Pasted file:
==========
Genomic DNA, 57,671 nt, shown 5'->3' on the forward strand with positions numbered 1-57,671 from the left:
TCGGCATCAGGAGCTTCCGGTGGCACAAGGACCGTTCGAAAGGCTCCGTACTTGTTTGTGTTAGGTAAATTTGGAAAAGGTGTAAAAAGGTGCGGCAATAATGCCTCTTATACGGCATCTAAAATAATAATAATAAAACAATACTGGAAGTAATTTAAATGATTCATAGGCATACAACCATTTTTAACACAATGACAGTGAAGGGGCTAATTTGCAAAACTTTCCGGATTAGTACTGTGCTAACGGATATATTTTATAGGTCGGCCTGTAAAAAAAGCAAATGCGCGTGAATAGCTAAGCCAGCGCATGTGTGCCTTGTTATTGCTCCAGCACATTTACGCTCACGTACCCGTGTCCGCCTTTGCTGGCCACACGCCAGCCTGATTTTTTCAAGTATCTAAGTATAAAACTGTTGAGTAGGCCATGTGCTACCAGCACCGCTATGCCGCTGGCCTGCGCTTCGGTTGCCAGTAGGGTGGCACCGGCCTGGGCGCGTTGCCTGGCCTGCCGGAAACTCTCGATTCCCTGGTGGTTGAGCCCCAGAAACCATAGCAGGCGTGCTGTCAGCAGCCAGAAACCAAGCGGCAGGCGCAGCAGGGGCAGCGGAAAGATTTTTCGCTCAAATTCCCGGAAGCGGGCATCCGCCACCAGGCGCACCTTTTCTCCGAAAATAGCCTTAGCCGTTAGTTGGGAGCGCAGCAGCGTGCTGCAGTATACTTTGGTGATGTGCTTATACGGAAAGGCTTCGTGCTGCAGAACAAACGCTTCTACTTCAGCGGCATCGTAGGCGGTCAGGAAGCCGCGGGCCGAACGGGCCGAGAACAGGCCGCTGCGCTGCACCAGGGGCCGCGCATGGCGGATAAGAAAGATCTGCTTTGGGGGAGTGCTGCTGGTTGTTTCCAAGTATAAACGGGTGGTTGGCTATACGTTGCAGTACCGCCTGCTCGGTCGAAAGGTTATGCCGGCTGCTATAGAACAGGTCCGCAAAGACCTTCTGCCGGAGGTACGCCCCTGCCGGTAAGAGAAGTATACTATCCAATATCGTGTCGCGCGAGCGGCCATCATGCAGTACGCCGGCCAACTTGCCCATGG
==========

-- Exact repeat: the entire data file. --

Genomic DNA, 57,671 nt, shown 5'->3' on the forward strand with positions numbered 1-57,671 from the left:
TCGGCATCAGGAGCTTCCGGTGGCACAAGGACCGTTCGAAAGGCTCCGTACTTGTTTGTGTTAGGTAAATTTGGAAAAGGTGTAAAAAGGTGCGGCAATAATGCCTCTTATACGGCATCTAAAATAATAATAATAAAACAATACTGGAAGTAATTTAAATGATTCATAGGCATACAACCATTTTTAACACAATGACAGTGAAGGGGCTAATTTGCAAAACTTTCCGGATTAGTACTGTGCTAACGGATATATTTTATAGGTCGGCCTGTAAAAAAAGCAAATGCGCGTGAATAGCTAAGCCAGCGCATGTGTGCCTTGTTATTGCTCCAGCACATTTACGCTCACGTACCCGTGTCCGCCTTTGCTGGCCACACGCCAGCCTGATTTTTTCAAGTATCTAAGTATAAAACTGTTGAGTAGGCCATGTGCTACCAGCACCGCTATGCCGCTGGCCTGCGCTTCGGTTGCCAGTAGGGTGGCACCGGCCTGGGCGCGTTGCCTGGCCTGCCGGAAACTCTCGATTCCCTGGTGGTTGAGCCCCAGAAACCATAGCAGGCGTGCTGTCAGCAGCCAGAAACCAAGCGGCAGGCGCAGCAGGGGCAGCGGAAAGATTTTTCGCTCAAATTCCCGGAAGCGGGCATCCGCCACCAGGCGCACCTTTTCTCCGAAAATAGCCTTAGCCGTTAGTTGGGAGCGCAGCAGCGTGCTGCAGTATACTTTGGTGATGTGCTTATACGGAAAGGCTTCGTGCTGCAGAACAAACGCTTCTACTTCAGCGGCATCGTAGGCGGTCAGGAAGCCGCGGGCCGAACGGGCCGAGAACAGGCCGCTGCGCTGCACCAGGGGCCGCGCATGGCGGATAAGAAAGATCTGCTTTGGGGGAGTGCTGCTGGTTGTTTCCAAGTATAAACGGGTGGTTGGCTATACGTTGCAGTACCGCCTGCTCGGTCGAAAGGTTATGCCGGCTGCTATAGAACAGGTCCGCAAAGACCTTCTGCCGGAGGTACGCCCCTGCCGGTAAGAGAAGTATACTATCCAATATCGTGTCGCGCGAGCGGCCATCATGCAGTACGCCGGCCAACTTGCCCATGG